“Did Allen Ginsberg really sign this for you mom?” he asked.
“Yeah,” I said. “But he was a jerk.”
“How so?” Dylan asked.
And so I sat down and told him the story of when we met Ginsberg.
Dylan, obviously not as idiotic as his parents, listened to my story before looking at me and saying, “Yeah but how do you know he was being a jerk? You just assumed he was being a jerk because you felt bad you couldn’t buy his book that day.” He closed the books and put them back on the shelf. “Now that we have internet have you ever gone on line and looked to see if he wrote that in anyone else’s book?”
I stared at him.
Of course I had never thought to do that.
After I had been so humbled by the incident I tried to never think about it again.
“Come on,” Dylan said. “Let’s look.”
I sat down on the computer, beyond trepidacious, with my son standing behind me, and my hands on the keyboard.
I typed the words: Allen Ginsberg A H in books.
And a moment later… this explanation appeared:
From the Holy Soul Jelly Roll liner notes Ginsberg explains how he came up with “Ah”, “…[I] got in the middle of the group who were going off to blockade a highway and started chanting “Ah” after asking them to chant with me. Everybody sat down, then we discussed strategy calmly rather than as a hysterical mob. “Om” closes out at the end but “Ah” leaves the mouth open, breath goes out [see Ginsberg’s Mind Breaths poem for more]. On the 4th of July you see the fireworks and say “Ah”, or you recognize something and say “Ah!” When Trungpa said “Why don’t you try ‘Ah’?” he joined an American sound with Himalayan wisdom, and I’ve used it ever since. “Ah” for recognition, appreciation, the intelligence of speech joining body and mind and for a measure of the breath.”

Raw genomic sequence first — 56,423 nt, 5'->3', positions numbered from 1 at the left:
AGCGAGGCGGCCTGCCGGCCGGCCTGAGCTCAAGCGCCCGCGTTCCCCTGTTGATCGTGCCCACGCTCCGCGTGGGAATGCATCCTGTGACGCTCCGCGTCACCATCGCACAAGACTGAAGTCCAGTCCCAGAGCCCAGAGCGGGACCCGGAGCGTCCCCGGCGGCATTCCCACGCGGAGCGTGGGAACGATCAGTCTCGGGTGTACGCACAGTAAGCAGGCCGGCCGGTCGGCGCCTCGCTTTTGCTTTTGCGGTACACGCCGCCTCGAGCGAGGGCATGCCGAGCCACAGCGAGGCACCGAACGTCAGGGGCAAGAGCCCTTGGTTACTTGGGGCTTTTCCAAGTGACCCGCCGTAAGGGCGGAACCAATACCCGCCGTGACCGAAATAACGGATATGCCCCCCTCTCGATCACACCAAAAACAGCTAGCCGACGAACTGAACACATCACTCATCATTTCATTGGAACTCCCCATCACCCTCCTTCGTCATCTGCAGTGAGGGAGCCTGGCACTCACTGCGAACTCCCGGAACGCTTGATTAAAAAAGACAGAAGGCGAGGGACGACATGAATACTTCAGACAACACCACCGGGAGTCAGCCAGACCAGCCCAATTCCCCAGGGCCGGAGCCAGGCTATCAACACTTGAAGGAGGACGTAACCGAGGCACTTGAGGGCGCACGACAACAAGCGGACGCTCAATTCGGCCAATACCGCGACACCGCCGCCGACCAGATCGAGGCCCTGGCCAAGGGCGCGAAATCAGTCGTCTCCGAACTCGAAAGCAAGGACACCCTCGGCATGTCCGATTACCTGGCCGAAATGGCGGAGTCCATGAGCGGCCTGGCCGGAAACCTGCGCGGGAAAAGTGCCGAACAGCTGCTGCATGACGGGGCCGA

Suddenly, I felt sick.
All of these years… all of this time…
He had died with me angry at him.
“Wow,” Dylan said. “That’s really cool and super sad that you thought you were an asshole all of these years when really he was showing you recognition for being an artist.”
I wanted to cry.
I wanted to shout, “I AM AN ASSHOLE for thinking Ginsberg was the asshole.”
I wanted to go back in time and rush back into the store and hug him until it felt like his old bones would break.
But I couldn’t.
That’s not how life works.
We make our mistakes.
We misjudge those we love.
We allow skewed perspectives to lead to rash judgements which get in our way.
I would never have a chance to meet with Ginsberg again… and the sting of that… painful.
“It’s okay Mom,” Dylan said. “He didn’t know what you thought all of these years.” And then hugged me hard. “Think about it…” he continued. “He might have been listening to your music this whole time… and glad that he inspired you to write it.”
And I was proud of my son.
Proud of his voice.
Soothed by the comfort he offered me… when I was unable to forgive myself.